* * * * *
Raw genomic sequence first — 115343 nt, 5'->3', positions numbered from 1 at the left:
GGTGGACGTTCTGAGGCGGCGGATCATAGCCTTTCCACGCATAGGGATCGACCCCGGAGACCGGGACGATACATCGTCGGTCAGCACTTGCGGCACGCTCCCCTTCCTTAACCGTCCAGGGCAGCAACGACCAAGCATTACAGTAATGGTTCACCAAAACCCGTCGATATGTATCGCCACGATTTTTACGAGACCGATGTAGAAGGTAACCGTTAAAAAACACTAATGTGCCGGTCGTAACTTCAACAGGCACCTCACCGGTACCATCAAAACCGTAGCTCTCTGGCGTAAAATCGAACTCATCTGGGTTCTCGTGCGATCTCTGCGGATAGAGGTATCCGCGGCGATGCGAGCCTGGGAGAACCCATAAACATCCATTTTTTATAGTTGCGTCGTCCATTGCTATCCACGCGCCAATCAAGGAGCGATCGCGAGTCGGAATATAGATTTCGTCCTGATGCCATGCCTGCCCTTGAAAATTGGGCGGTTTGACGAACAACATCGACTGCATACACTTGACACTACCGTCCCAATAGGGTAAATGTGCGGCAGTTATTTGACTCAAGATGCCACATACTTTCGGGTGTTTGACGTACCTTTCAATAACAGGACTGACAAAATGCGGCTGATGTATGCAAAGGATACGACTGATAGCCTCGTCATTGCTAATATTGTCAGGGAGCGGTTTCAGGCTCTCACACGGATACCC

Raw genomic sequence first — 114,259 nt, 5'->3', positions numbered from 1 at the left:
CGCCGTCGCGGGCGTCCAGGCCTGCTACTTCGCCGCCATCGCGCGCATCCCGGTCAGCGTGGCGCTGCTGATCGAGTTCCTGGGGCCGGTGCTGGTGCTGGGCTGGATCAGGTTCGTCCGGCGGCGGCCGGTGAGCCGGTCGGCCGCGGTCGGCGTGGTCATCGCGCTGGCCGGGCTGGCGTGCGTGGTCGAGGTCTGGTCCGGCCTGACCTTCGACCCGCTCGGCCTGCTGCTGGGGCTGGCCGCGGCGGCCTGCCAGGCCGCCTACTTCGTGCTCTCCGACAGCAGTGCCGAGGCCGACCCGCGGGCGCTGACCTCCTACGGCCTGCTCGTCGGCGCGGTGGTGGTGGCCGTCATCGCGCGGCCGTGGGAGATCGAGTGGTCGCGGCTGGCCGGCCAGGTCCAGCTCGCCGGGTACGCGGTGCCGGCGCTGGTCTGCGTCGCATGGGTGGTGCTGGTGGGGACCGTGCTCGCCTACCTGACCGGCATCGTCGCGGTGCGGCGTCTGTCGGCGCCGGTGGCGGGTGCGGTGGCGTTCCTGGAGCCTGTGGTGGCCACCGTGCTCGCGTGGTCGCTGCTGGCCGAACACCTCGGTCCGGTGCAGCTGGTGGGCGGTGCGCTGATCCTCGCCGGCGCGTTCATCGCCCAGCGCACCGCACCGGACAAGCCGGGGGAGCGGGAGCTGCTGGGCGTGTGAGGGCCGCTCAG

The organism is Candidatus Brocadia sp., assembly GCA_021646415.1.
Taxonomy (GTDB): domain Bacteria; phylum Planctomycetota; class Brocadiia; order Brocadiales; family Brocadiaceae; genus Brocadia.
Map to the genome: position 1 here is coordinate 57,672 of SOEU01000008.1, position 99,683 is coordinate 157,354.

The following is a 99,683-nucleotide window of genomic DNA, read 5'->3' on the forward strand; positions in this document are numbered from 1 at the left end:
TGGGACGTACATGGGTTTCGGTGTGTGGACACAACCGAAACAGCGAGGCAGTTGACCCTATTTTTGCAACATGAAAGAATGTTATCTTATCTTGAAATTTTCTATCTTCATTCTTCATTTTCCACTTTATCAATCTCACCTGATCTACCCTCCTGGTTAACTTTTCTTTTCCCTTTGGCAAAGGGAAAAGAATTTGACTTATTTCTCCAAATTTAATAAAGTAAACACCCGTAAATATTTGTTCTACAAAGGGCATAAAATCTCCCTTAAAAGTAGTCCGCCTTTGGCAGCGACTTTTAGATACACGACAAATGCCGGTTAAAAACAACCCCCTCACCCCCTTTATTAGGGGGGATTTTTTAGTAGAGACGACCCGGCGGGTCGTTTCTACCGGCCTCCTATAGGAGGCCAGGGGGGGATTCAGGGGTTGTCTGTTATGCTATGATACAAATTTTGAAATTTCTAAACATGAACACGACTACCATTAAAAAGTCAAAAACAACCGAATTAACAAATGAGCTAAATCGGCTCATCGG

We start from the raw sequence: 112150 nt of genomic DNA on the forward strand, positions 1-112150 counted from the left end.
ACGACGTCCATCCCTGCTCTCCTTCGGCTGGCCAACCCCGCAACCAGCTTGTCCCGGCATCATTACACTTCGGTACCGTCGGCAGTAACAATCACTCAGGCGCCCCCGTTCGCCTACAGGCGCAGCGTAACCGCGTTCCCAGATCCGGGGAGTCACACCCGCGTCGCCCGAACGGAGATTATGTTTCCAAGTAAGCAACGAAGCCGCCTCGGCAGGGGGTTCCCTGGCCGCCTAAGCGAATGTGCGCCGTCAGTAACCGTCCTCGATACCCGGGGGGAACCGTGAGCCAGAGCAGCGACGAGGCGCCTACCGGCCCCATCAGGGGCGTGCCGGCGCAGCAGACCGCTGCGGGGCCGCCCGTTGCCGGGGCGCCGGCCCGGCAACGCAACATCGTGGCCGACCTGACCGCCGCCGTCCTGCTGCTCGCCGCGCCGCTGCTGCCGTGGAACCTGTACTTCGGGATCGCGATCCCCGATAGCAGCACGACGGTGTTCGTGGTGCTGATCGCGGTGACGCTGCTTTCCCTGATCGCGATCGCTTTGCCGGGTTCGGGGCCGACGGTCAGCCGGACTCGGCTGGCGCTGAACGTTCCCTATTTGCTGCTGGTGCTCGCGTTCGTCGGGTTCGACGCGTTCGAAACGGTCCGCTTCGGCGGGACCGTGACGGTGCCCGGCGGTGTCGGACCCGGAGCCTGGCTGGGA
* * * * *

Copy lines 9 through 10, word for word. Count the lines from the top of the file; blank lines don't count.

TGGGACGTACATGGGTTTCGGTGTGTGGACACAACCGAAACAGCGAGGCAGTTGACCCTATTTTTGCAACATGAAAGAATGTTATCTTATCTTGAAATTTTCTATCTTCATTCTTCATTTTCCACTTTATCAATCTCACCTGATCTACCCTCCTGGTTAACTTTTCTTTTCCCTTTGGCAAAGGGAAAAGAATTTGACTTATTTCTCCAAATTTAATAAAGTAAACACCCGTAAATATTTGTTCTACAAAGGGCATAAAATCTCCCTTAAAAGTAGTCCGCCTTTGGCAGCGACTTTTAGATACACGACAAATGCCGGTTAAAAACAACCCCCTCACCCCCTTTATTAGGGGGGATTTTTTAGTAGAGACGACCCGGCGGGTCGTTTCTACCGGCCTCCTATAGGAGGCCAGGGGGGGATTCAGGGGTTGTCTGTTATGCTATGATACAAATTTTGAAATTTCTAAACATGAACACGACTACCATTAAAAAGTCAAAAACAACCGAATTAACAAATGAGCTAAATCGGCTCATCGG

We start from the raw sequence: 112150 nt of genomic DNA on the forward strand, positions 1-112150 counted from the left end.